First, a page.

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cleaning up cabal file and readme

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1 parent 7ea3d7a commit 0ca2c561e5a5cfe3578d40c45d49853794b5c0df @rampion committed
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  1. +0 −3 README
  2. +50 −0 README.md
  3. +48 −34 ReadArgs.cabal
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3 README
@@ -1,3 +0,0 @@
-This is a simple library for command line argument parsing for haskell.
-
-You can see a simple example of use in ReadArgsEx.hs, and a fuller list of features in ReadArgsSpec.hs.
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50 README.md
@@ -0,0 +1,50 @@
+ReadArgs provides the readArgs IO action, which lets you tell the compiler
+to parse the command line arguments to fit the type signature you give.
+
+For example `(a :: Int, b :: String, c :: Float) <- readArgs` would
+parse the first runtime argument as an Int, the second as a String (no
+quotes required) and the third as a float.
+
+If the runtime arguments are incompatible with the type signature,
+then a simple usage statement is given of the types needed.
+
+Continuing the previous example, if it was used in a
+program named Example, the error message for the above
+action would be:
+
+ usage: Example Int String Float
+
+Any type that has both Typeable and Read instances
+can be used. Both Char and String are handled specially so that
+command line arguments for both do not require quotes (as their
+Read instances do).
+
+readArgs also supports optional arguments and variadic arguments.
+Optional arguments are specified using Maybe, and variadic arguments
+using a list. `(a :: Int, b :: Maybe String, c :: [Float]) <- readArgs`
+would successfully parse any of the following sets of command line arguments:
+
+ Example 1
+ Example 1 2 3 4
+ Example 1 foo
+ Example 1 foo 2 3 4
+
+But not
+
+ Example
+ Example foo
+ Example 1.0
+
+Usage statements for optional and variadic arguments use command-line
+parlance:
+
+ usage: Example Int [String] [Float..]
+
+Note that both optional and variadic parsers are greedy by default
+(so `Example 1 2 3 4` was parsed as `(1, "2", [3.0,4.0])`. They
+may both be made non-greedy through use of the NonGreedy constructor:
+
+ ( a :: Int
+ , NonGreedy b :: NonGreedy Maybe String
+ , NonGreedy c :: NonGreedy [] Float
+ ) <- readArgs
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82 ReadArgs.cabal
@@ -1,53 +1,68 @@
--- ReadArgs.cabal auto-generated by cabal init. For additional
--- options, see
--- http://www.haskell.org/cabal/release/cabal-latest/doc/users-guide/authors.html#pkg-descr.
--- The name of the package.
Name: ReadArgs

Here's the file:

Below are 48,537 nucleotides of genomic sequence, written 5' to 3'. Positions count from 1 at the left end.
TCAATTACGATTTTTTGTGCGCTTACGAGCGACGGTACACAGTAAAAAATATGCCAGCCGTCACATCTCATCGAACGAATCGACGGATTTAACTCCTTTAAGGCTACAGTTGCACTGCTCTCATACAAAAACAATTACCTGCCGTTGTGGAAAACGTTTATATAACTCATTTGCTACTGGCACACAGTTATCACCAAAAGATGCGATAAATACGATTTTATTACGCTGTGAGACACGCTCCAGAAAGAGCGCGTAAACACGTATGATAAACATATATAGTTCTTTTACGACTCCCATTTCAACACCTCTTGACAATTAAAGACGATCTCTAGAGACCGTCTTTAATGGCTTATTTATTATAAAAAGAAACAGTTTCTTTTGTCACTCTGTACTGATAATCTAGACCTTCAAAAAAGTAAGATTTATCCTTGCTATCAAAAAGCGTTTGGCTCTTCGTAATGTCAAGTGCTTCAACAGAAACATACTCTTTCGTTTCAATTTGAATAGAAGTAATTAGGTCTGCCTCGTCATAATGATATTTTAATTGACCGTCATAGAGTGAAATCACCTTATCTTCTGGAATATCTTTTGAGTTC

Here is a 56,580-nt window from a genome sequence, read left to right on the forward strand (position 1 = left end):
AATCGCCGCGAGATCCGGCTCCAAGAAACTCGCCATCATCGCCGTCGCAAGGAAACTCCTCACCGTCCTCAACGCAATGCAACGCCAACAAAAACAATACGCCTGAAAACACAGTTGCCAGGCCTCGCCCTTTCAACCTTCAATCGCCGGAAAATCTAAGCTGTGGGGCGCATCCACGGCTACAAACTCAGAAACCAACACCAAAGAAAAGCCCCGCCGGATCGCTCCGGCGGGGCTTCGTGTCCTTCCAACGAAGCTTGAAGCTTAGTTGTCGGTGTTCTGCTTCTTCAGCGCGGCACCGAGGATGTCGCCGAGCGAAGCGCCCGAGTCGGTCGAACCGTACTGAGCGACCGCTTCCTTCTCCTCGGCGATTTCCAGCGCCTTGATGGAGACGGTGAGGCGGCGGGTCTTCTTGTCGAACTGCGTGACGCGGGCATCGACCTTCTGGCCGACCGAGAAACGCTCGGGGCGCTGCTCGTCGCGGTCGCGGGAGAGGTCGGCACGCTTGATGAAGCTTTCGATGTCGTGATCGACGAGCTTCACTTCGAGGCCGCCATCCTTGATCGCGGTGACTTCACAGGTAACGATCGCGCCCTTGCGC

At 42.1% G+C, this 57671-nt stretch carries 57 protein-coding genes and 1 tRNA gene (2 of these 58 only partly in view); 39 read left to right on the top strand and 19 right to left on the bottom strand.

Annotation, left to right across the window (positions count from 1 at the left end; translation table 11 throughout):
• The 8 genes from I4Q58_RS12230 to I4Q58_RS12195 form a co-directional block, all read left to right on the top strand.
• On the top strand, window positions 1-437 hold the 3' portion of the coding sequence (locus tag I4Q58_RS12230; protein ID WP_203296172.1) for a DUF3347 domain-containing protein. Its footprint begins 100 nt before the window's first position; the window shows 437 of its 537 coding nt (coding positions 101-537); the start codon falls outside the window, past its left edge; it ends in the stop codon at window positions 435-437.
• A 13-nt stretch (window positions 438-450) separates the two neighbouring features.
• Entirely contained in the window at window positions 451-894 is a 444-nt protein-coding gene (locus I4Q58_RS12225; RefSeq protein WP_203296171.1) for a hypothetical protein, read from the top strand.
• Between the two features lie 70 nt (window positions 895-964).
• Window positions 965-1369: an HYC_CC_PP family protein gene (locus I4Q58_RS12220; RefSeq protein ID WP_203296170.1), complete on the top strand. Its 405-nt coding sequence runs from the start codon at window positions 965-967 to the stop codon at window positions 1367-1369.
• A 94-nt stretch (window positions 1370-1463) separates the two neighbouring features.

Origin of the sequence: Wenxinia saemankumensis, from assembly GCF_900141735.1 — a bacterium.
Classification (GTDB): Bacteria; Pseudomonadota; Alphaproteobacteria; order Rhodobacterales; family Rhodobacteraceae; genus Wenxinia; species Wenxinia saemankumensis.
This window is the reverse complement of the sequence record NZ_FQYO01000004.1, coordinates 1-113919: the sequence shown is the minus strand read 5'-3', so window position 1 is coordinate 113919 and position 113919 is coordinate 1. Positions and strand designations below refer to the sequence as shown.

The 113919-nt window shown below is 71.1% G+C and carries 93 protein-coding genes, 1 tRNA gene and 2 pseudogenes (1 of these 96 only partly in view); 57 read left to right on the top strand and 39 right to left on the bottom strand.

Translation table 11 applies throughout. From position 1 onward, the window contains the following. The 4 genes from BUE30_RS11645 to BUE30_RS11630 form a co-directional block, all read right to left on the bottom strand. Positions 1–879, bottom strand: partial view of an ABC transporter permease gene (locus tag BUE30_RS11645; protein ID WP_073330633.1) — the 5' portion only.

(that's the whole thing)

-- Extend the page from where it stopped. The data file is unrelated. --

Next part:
-
--- The package version. See the Haskell package versioning policy
--- (http://www.haskell.org/haskellwiki/Package_versioning_policy) for
--- standards guiding when and how versions should be incremented.
Version: 1.0
-
--- A short (one-line) description of the package.
Synopsis: Simple command line argument parsing
--- A longer description of the package.
--- Description:
+Description: ReadArgs provides the readArgs IO action, which lets you tell the compiler
+ to parse the command line arguments to fit the type signature you give.
--- URL for the project homepage or repository.
-Homepage: http://github.com/rampion/ReadArgs
+ For example `(a :: Int, b :: String, c :: Float) <- readArgs` would
+ parse the first runtime argument as an Int, the second as a String (no
+ quotes required) and the third as a float.
--- The license under which the package is released.
-License: BSD3
+ If the runtime arguments are incompatible with the type signature,
+ then a simple usage statement is given of the types needed.
--- The file containing the license text.
-License-file: LICENSE
+ Continuing the previous example, if it was used in a
+ program named Example, the error message for the above
+ action would be:
--- The package author(s).
-Author: Noah Luck Easterly
+ usage: Example Int String Float
--- An email address to which users can send suggestions, bug reports,
--- and patches.
-Maintainer: noah.easterly@gmail.com
+ Any type that has both Typeable and Read instances
+ can be used. Both Char and String are handled specially so that
+ command line arguments for both do not require quotes (as their
+ Read instances do).
--- A copyright notice.
--- Copyright:
+ readArgs also supports optional arguments and variadic arguments.
+ Optional arguments are specified using Maybe, and variadic arguments
+ using a list. `(a :: Int, b :: Maybe String, c :: [Float]) <- readArgs`
+ would successfully parse any of the following sets of command line arguments:
-Category: Command Line
+ Example 1
+ Example 1 2 3 4
+ Example 1 foo
+ Example 1 foo 2 3 4
-Build-type: Simple
+ But not
--- Extra files to be distributed with the package, such as examples or
--- a README.
-Extra-source-files: README
+ Example
+ Example foo
+ Example 1.0
--- Constraint on the version of Cabal needed to build this package.
-Cabal-version: >=1.2
+ Usage statements for optional and variadic arguments use command-line
+ parlance:
+
+ usage: Example Int [String] [Float..]
+ Note that both optional and variadic parsers are greedy by default
+ (so `Example 1 2 3 4` was parsed as `(1, "2", [3.0,4.0])`. They
+ may both be made non-greedy through use of the NonGreedy constructor:
+
+ ( a :: Int
+ , NonGreedy b :: NonGreedy Maybe String
+ , NonGreedy c :: NonGreedy [] Float
+ ) <- readArgs
+
+Homepage: http://github.com/rampion/ReadArgs
+License: BSD3
+License-file: LICENSE
+Author: Noah Luck Easterly
+Maintainer: noah.easterly@gmail.com
+Category: Command Line
+Build-type: Simple
+Cabal-version: >=1.2
Library
- -- Modules exported by the library.
Exposed-modules: ReadArgs
Build-depends:
@@ -60,7 +75,6 @@ Test-Suite ReadArgsSpec
Main-Is:
ReadArgsSpec.hs
- -- Packages needed in order to build this package.
Build-depends:
hspec

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